In his article appearing in the May 2014 issue of Biblical Theology Bulletin (v.44,n. 2, pp.100-108), Vincent Pizzuto argues that negative theology can make a valuable contribution to contemporary biblical scholarship. Here’s the abstract:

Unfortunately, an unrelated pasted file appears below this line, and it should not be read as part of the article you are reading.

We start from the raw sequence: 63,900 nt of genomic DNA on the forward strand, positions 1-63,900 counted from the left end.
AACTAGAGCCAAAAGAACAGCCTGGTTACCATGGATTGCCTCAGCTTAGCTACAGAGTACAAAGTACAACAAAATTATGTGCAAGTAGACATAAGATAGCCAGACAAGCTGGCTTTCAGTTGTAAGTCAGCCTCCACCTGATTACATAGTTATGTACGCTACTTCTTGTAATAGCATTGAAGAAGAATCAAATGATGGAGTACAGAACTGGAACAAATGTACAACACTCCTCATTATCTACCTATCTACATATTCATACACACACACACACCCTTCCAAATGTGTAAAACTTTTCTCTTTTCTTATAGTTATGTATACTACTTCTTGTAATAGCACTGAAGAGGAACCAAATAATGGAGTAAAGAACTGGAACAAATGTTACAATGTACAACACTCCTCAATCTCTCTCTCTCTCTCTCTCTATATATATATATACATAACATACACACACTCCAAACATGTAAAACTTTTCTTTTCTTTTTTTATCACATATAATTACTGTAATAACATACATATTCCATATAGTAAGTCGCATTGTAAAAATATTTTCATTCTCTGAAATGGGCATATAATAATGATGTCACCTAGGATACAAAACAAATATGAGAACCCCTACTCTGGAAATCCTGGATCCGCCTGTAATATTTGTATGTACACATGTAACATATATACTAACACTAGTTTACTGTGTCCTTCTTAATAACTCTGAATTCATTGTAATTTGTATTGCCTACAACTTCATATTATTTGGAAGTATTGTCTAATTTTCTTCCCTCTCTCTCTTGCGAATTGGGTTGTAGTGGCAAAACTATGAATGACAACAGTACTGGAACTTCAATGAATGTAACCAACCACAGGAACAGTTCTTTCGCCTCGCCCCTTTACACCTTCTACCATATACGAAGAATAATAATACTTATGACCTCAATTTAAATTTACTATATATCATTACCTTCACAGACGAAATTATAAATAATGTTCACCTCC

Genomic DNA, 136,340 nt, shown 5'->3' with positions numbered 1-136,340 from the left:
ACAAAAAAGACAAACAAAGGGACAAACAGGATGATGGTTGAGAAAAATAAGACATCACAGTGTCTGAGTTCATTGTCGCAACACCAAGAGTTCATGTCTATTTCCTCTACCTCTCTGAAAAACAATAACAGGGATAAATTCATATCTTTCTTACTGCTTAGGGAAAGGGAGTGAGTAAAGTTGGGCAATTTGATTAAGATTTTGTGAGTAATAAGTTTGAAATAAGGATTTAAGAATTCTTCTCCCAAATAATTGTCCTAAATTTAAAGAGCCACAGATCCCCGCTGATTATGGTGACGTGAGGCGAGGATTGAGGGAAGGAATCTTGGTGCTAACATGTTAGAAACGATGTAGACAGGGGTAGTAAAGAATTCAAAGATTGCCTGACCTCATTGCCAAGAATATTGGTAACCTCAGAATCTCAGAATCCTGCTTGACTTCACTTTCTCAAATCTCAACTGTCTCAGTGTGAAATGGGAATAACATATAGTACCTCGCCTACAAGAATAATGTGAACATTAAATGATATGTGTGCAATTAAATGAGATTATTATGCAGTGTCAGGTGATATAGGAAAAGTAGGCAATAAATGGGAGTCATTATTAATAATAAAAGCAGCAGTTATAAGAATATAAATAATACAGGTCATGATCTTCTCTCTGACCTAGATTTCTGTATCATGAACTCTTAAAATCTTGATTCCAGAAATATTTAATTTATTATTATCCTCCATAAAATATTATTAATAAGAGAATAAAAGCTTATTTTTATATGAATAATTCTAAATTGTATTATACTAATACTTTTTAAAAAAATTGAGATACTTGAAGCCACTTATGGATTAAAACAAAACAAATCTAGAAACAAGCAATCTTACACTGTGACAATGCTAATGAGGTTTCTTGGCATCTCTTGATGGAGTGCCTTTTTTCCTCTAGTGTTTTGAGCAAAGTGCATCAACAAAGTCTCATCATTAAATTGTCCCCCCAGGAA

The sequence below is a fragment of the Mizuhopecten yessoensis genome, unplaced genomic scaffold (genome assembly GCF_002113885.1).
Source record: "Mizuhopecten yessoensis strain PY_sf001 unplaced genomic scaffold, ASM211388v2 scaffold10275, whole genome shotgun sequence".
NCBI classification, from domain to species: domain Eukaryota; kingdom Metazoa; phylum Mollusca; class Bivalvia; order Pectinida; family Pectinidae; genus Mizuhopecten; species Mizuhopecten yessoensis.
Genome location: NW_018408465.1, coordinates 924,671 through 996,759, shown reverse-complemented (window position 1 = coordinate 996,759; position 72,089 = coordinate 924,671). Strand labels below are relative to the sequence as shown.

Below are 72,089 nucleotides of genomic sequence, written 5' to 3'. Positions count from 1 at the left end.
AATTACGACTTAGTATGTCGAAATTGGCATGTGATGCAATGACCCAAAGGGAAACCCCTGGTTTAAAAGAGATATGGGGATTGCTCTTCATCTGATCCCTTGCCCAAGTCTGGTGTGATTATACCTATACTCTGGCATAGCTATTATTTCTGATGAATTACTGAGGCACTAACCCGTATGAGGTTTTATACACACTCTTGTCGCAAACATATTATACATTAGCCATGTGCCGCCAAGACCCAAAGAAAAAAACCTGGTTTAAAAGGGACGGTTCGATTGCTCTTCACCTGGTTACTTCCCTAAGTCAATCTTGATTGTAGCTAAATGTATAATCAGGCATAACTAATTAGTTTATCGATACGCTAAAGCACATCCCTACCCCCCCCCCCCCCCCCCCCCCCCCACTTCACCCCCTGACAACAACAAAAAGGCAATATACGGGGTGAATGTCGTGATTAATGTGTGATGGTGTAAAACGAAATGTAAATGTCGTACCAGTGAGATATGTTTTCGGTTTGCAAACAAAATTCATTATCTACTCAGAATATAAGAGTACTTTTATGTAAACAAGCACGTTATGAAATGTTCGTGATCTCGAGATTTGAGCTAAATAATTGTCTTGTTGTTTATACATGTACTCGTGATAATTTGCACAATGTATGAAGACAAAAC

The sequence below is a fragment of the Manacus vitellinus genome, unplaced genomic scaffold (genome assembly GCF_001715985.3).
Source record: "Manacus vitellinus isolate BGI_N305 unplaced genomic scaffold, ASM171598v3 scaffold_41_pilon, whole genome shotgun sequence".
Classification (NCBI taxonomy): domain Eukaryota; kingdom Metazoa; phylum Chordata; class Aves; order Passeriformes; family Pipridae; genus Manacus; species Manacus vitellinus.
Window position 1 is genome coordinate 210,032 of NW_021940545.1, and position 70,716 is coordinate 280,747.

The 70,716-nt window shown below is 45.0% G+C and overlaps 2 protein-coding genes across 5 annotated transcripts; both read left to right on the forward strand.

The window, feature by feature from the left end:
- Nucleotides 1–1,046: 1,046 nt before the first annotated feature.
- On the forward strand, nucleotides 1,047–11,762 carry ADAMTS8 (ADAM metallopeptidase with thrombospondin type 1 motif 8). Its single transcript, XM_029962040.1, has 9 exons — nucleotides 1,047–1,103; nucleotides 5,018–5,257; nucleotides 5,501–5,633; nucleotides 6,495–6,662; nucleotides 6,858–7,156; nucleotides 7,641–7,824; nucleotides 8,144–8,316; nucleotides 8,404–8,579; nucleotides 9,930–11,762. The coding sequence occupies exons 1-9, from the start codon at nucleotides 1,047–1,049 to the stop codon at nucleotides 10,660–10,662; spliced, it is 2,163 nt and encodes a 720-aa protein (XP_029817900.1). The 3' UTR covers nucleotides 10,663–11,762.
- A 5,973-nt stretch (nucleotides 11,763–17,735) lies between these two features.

The profusion of conflicting images of God in the Bible are often effectively categorized and segregated by historical-critical readings of the text in which some images are accepted at the expense of others. The result, however, is the establishment of a “canon within a canon” comprised of more palatable images of the divine while effectively ignoring those deemed to be vulgar or offensive. However, when we read through a hermeneutic rooted in a negative theology (i.e., an “apophatic hermeneutic”), conflicting images of God in the Bible may be understood as a necessary aspect of the verbal profusion that leads the contemplative not to logical contradiction, but to “linguistic self-subversion” (Turner). This can serve to dismantle our secret attachments to our preferred images which are themselves exposed as falling infinitely short of the God revealed in Christ precisely as the Deus absconditus.